“The title is from a Laurie Anderson song, ‘Sharkey’s Day.’ When I was little, my mom brought me to one of [Laurie Anderson’s] concerts, and she came out with this glow-in-the-dark violin—wrah wrah wrah wrah—and her head popped up on a screen behind her and she sang, ‘The sun’s coming up like a big bald head’ and it always stayed with me.”

We move into the museum’s adjoining library, where he pages through a coffee table book about levitation and exorcism. “Debbie Harry introduced me to Lou Reed and to Laurie.” He goes on to describe what it was like to attend Lou Reed’s Harlem memorial service in 2013, noting that, “It wasn’t just about his life but his attitude and all the people who he influenced.” I make note that Reedus is able to see even the most tragic of events through an excitable, empathetic lens. His mind appears to be working double-time but he’s citing people’s names and old stories with obvious ease.

“There’s this guy who said he had ectoplasm coming out of his mouth, but they found out that it was goose fat and cotton blended together and someone would hand it to him when no one was looking,” Reedus says as he points out the hoax in the levitation book’s glossy pages.

We’re sitting at a table with an emerald green banker’s lamp and a stack of books on strange deaths as we begin chatting with the museum’s volunteer librarian Steve, a man in his 70s. Steve has lived in New York for 50 years, and he’s lamenting about how the city has changed. Reedus—a former resident of Florida, Colorado, and California—has made his home comfortably in Chinatown, N.Y.C., where he has lived for the last 16 years.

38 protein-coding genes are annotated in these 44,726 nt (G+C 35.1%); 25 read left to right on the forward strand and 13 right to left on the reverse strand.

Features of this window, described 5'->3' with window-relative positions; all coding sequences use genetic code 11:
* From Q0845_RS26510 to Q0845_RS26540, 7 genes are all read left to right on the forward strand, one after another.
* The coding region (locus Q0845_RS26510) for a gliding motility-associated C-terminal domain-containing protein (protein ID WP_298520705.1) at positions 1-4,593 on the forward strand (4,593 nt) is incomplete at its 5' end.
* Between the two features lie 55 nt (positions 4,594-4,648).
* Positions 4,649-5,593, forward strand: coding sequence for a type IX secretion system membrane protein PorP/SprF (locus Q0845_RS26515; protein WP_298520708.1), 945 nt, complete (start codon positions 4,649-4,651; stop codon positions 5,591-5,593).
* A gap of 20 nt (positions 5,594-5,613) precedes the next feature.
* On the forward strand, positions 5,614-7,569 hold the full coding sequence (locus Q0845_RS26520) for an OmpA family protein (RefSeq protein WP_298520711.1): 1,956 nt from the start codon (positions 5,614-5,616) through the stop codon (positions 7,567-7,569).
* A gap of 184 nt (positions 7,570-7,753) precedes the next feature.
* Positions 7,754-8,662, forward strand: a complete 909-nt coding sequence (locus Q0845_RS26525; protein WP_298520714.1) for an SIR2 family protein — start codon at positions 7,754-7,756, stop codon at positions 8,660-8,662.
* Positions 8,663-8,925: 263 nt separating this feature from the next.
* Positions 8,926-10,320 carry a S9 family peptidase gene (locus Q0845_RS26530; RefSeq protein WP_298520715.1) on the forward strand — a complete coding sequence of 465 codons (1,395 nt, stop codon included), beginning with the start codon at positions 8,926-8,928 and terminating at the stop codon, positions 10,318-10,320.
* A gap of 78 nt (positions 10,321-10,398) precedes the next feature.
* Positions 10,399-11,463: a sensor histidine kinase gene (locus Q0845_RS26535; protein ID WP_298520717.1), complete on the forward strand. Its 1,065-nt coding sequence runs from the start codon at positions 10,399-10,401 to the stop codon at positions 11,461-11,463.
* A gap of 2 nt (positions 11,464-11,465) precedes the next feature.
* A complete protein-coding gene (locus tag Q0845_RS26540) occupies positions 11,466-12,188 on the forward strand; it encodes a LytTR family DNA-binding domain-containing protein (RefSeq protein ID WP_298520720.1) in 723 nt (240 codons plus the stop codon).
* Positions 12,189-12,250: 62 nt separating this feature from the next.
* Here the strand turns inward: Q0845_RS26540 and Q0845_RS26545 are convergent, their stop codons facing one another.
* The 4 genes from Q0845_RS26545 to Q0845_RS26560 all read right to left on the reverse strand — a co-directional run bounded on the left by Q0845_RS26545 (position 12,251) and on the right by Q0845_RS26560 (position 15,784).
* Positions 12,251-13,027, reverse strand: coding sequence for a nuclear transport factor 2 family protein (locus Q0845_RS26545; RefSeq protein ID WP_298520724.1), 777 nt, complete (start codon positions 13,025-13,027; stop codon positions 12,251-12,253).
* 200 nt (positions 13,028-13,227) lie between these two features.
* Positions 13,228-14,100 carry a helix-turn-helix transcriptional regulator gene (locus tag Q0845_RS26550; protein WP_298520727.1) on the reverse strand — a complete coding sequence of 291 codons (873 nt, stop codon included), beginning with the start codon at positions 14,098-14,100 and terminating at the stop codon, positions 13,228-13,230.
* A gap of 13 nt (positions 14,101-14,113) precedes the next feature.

Steve shares stories about the slam poetry clubs of the Lower East Side in the ’60s. Reedus looks like he’s made a fast friend. We converse about art and the city and it doesn’t feel strange that all around us are jars filled with dead pigs and ostrich feet and books on how to taxidermy an owl. It’s par for the course when Reedus tells me about his enviable ability to skin snakes. Blithely, he points out the difficulty of pulling the skin off a boa constrictor.

We page through a few more books and discover a petrified stingray on a shelf. Norman says, “I got my son a stingray and it kept dying so I kept replacing it. Nothing smells worse than a dead stingray.”

Reedus and I decide it’s time for coffee.

Norman Reedus has a very familiar face. From the cult classic Boondock Saints to The Walking Dead’s beloved Daryl. And then there’s his lengthy reel of music videos—both in front of and behind the lens. He’s in a position where he can stop and say hi to everyone, and he does—taking photos when asked.